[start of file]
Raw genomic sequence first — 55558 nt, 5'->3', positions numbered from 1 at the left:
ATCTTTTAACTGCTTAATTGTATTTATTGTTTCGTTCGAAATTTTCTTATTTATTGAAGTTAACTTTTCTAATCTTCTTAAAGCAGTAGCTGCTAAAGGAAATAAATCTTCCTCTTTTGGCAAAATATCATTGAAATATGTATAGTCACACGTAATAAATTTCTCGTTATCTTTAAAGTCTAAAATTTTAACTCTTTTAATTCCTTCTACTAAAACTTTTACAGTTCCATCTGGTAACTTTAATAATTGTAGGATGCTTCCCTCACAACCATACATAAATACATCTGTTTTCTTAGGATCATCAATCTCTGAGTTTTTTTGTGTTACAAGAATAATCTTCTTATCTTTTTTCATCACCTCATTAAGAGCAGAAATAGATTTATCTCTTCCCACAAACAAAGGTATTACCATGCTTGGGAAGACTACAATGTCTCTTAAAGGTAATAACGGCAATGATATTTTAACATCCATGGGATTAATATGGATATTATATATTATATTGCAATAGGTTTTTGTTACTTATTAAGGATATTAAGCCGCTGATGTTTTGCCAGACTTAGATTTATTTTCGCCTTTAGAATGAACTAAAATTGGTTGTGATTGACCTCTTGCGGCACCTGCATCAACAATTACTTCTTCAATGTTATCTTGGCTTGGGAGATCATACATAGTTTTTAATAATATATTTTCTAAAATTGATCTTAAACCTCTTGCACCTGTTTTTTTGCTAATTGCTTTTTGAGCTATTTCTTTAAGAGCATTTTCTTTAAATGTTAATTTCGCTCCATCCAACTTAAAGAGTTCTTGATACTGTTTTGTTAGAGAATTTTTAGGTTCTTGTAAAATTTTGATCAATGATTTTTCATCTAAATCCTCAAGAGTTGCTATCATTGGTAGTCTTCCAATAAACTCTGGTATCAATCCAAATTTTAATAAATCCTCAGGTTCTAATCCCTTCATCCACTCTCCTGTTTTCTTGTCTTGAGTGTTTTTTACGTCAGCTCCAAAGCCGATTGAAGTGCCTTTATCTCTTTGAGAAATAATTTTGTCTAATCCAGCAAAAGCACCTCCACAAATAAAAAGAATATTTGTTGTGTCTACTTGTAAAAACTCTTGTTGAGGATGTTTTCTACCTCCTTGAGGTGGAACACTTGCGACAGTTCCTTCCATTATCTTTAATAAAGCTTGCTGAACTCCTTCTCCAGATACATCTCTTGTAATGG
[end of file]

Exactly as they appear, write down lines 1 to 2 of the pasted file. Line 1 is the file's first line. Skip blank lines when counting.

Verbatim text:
Raw genomic sequence first — 55558 nt, 5'->3', positions numbered from 1 at the left:
ATCTTTTAACTGCTTAATTGTATTTATTGTTTCGTTCGAAATTTTCTTATTTATTGAAGTTAACTTTTCTAATCTTCTTAAAGCAGTAGCTGCTAAAGGAAATAAATCTTCCTCTTTTGGCAAAATATCATTGAAATATGTATAGTCACACGTAATAAATTTCTCGTTATCTTTAAAGTCTAAAATTTTAACTCTTTTAATTCCTTCTACTAAAACTTTTACAGTTCCATCTGGTAACTTTAATAATTGTAGGATGCTTCCCTCACAACCATACATAAATACATCTGTTTTCTTAGGATCATCAATCTCTGAGTTTTTTTGTGTTACAAGAATAATCTTCTTATCTTTTTTCATCACCTCATTAAGAGCAGAAATAGATTTATCTCTTCCCACAAACAAAGGTATTACCATGCTTGGGAAGACTACAATGTCTCTTAAAGGTAATAACGGCAATGATATTTTAACATCCATGGGATTAATATGGATATTATATATTATATTGCAATAGGTTTTTGTTACTTATTAAGGATATTAAGCCGCTGATGTTTTGCCAGACTTAGATTTATTTTCGCCTTTAGAATGAACTAAAATTGGTTGTGATTGACCTCTTGCGGCACCTGCATCAACAATTACTTCTTCAATGTTATCTTGGCTTGGGAGATCATACATAGTTTTTAATAATATATTTTCTAAAATTGATCTTAAACCTCTTGCACCTGTTTTTTTGCTAATTGCTTTTTGAGCTATTTCTTTAAGAGCATTTTCTTTAAATGTTAATTTCGCTCCATCCAACTTAAAGAGTTCTTGATACTGTTTTGTTAGAGAATTTTTAGGTTCTTGTAAAATTTTGATCAATGATTTTTCATCTAAATCCTCAAGAGTTGCTATCATTGGTAGTCTTCCAATAAACTCTGGTATCAATCCAAATTTTAATAAATCCTCAGGTTCTAATCCCTTCATCCACTCTCCTGTTTTCTTGTCTTGAGTGTTTTTTACGTCAGCTCCAAAGCCGATTGAAGTGCCTTTATCTCTTTGAGAAATAATTTTGTCTAATCCAGCAAAAGCACCTCCACAAATAAAAAGAATATTTGTTGTGTCTACTTGTAAAAACTCTTGTTGAGGATGTTTTCTACCTCCTTGAGGTGGAACACTTGCGACAGTTCCTTCCATTATCTTTAATAAAGCTTGCTGAACTCCTTCTCCAGATACATCTCTTGTAATGG